“On Saturday a football match was played on the ground in the Dallow-lane between the Luton Town Football Club and an Eleven representing St. John’s College, Past and Present.  Unfortunately, the latter were short in numbers and had to put three substitutes in the field.  The weather was very unfavourable, rain having fallen heavily during the whole morning, and this may account for the small number of spectators who witnessed the contest.  The Town having won the toss, chose to play with the wind.  Lomax soon started the ball, and a very good game followed.  During the first half the play was very even, though the wind proved to be a substantial help to the town team.  Narburgh scored first for the College, the ball having been very well passed down the field.  In pretty quick succession two goals were scored by the Lutonians, Small and King obtaining these points.  After half-time a complete change came over the game.  The College goal-keeper and backs, who had a good deal to do before, now got a comparatively easy time of it.  With very little exception the play took place in the town quarters.  A place kick by D.A.N. Lomax brought the ball under the bar, and the goal-keeper touching the leather a second goal for the College was the result.  This was soon followed by a third, Jones sending the ball between the posts by a neat shot from the right.  Once more Narburgh got possession of the ball, and by a capital run and a very fast shot added one more goal to the College total.  This proved to be the last point scored by either side and this very pleasant and satisfactory game therefore resulted in favour of St. John’s by 4 goals to 2”.

INTERLUDE – St. John’s was not the only college in Luton trying to attract the children of the middle class.  Grosvenor College placed adverts at this time;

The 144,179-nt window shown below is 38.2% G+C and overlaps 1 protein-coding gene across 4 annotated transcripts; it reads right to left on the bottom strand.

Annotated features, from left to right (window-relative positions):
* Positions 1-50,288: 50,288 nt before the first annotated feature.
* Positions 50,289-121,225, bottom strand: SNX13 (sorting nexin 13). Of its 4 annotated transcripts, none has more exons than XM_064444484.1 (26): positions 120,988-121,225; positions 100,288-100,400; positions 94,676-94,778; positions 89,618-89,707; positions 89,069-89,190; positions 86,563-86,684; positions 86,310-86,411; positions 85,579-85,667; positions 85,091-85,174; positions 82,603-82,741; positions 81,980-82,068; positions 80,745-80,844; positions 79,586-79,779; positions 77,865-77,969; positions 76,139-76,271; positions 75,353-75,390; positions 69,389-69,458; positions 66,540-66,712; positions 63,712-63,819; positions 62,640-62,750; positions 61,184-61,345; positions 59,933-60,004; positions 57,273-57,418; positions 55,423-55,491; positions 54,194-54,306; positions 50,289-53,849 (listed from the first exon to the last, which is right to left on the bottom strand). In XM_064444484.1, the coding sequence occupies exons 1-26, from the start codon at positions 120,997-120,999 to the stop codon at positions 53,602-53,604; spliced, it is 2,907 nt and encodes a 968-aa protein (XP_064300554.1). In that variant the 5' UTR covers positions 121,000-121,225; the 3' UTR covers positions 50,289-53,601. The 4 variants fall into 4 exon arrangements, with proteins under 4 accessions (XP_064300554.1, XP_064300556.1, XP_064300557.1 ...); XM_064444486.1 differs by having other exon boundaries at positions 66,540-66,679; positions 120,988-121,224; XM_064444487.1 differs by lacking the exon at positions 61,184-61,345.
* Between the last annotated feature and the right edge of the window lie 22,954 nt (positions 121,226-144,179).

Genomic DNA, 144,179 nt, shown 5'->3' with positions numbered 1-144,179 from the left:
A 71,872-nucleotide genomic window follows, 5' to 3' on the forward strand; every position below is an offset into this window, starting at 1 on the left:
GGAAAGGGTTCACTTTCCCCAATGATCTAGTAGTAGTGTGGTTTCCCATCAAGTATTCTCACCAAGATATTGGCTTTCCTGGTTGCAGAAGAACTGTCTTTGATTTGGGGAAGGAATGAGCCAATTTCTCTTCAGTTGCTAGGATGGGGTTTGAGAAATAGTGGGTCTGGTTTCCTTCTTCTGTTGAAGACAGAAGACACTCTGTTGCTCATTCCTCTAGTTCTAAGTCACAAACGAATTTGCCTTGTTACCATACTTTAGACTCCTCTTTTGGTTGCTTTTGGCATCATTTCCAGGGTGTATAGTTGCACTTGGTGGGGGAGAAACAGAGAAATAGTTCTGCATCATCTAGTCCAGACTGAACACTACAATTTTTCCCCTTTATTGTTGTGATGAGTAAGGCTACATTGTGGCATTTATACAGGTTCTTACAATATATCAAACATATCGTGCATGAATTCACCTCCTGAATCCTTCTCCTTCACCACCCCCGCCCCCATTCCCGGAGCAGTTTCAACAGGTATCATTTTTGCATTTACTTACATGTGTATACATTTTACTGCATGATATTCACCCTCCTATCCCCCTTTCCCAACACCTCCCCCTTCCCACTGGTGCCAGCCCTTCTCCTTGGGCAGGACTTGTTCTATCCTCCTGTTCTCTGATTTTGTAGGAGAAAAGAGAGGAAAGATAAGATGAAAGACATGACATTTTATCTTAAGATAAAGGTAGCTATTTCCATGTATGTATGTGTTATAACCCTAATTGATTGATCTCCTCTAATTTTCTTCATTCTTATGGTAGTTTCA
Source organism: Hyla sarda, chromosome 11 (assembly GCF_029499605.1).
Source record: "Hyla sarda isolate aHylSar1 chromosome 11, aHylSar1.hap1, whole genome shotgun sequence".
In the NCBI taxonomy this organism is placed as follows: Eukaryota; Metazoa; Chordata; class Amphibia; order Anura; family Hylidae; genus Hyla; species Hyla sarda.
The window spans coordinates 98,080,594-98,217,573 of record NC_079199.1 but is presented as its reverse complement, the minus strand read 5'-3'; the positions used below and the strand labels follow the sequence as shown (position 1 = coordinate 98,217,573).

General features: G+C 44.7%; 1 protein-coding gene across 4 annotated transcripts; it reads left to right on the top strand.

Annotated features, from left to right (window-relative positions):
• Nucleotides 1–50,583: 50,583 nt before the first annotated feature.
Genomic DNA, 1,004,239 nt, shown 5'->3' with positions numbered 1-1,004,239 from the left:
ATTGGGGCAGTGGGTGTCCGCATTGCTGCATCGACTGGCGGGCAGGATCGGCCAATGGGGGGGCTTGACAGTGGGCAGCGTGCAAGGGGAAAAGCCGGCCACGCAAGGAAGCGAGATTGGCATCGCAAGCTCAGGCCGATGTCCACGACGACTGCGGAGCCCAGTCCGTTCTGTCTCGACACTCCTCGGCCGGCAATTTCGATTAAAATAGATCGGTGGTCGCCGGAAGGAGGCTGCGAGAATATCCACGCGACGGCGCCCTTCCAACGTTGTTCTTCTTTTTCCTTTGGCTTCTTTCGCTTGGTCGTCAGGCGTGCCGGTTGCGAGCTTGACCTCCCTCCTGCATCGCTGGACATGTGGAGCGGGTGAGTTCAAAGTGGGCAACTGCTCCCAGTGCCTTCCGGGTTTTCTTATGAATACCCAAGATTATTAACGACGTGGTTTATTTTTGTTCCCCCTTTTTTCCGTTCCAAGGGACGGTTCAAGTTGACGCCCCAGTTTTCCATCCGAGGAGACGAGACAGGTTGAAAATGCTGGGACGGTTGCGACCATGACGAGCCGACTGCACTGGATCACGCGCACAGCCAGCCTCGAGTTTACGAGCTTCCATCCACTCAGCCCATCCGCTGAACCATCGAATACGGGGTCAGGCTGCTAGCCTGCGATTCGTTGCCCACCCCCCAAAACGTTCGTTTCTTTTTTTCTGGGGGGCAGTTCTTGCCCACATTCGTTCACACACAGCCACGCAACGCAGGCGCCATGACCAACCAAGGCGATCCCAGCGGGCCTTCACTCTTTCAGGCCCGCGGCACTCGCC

“Grosvenor College, High School for Boys, Rothesay Road, Luton.  Principal Mr J.E. Arnold, assisted by an efficient staff of Resident English and Foreign Masters.  The pupils of this establishment will re-assemble for the Easter term on Wednesday January 18th, 1888.  Vacancies for Borders and Day Pupils.  Terms moderate.  For Prospectus apply to the Principal”.

There was also a “Young Ladies’ College” at Park Square which was also taking boarders and day pupils.  Mrs Sawyer was the Principal.

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The last Saturday in January saw another game without the Lomax brothers,

“On Saturday in the Dallow-lane grounds, a pleasant game was played between eleven of the Luton Town and London Grosvenor Clubs.  Beginning with wind in their favour the Town players took all the advantage it afforded and a very short time Boxford scored the first goal from a corner.  This was followed by well directed shots from Deacon, Reade and Barrett, and Small also put in a good ball from a corner-kick, but all to no purpose.  Before half-time, however, a second goal was obtained by Taylor, who kicked a fine ball to goal, which, off Deacon’s back, went through the posts.  The Grosvenor goal-keeper just touched it, but could not reach as far to stop it.  Nothing further was scored throughout the game, the local men having it pretty much their own way.  This fact was chiefly due to the extraordinary strength of the half-backs, who were also aided by the specially good play of the backs.  The Grosvenor team played very creditably, having amongst them a Preston North-end reserve man.  The game ended in favour of Luton, two goals to none.  Luton team; Mileman, goal; Moody and King, backs; Taylor, Barrett and Reade, half backs; Small, Boxford, Spratley, Deacon and Hills, forwards.”

The 4th February 1888 saw the Town play Old St. Paul’s.